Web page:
The design goal for the headquarters was to go beyond just constructing a functional office building; it seeks, instead, to create a healthy and productive working environment that would provide comfort and enhance the quality of working life. As such, many of the design features—including the interior furniture—were mindful of its occupants as well as the environment.
A MACHINE-LIKE DESIGN
To reflect the firm’s emphasis on engineering, the architects went with a machine-like concept for the building. Defined by a free-span steel structure that is set outside the building’s main envelope, the Volvo-Eicher Headquarters consists of two interlinked cubes—each diagonally braced to create a sense of stability—and a central 35-tonne spiral steel staircase suspended from the roof via 30-milimetre cables.
The staircase is one of the main architectural features. Visible from the exterior because of the glass façade, it comprises steps fixed with energy-saving LED strips. This machine-like architecture is further demonstrated in the building connectors, each encompassing a series of deliberately unconcealed nuts and bolts, joints, cables, and beams. Indoors, the steel deck that supports the upper floor is also fully exposed.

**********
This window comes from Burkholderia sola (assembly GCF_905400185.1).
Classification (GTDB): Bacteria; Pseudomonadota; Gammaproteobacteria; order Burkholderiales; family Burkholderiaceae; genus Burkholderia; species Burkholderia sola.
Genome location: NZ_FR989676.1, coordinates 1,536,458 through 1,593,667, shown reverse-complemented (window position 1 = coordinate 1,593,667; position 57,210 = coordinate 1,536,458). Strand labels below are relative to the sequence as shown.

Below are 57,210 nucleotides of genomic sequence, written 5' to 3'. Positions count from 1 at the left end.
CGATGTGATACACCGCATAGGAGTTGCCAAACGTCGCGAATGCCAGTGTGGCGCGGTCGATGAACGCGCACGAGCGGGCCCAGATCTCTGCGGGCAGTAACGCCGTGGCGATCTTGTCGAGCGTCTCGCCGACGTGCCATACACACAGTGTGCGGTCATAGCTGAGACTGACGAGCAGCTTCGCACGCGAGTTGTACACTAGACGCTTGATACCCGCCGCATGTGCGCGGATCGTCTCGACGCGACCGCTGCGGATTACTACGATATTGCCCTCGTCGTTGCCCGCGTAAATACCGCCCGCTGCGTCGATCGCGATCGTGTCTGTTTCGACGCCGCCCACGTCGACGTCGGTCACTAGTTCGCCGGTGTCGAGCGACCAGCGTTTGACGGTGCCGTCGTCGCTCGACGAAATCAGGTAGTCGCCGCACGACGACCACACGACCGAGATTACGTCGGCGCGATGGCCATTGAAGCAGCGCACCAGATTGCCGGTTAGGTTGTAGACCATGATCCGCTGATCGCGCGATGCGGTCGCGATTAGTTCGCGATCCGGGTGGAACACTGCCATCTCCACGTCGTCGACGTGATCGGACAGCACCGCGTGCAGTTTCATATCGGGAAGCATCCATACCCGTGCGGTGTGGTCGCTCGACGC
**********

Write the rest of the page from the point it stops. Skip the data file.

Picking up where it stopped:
DAYLIGHTING AND ENERGY SAVINGS
The project laid importance on natural light. The reliance on daylight rather than artificial lighting not only saves energy costs but also enhances the working environment.
One of the key energy-saving strategies is the inclusion of louvres, which are also a distinctive feature of the building design. The louvres were designed and configured to eliminate glare while maximising daylight penetration into the building. As a result of the lourve fittings, 75 percent of the workspaces are lit by natural light.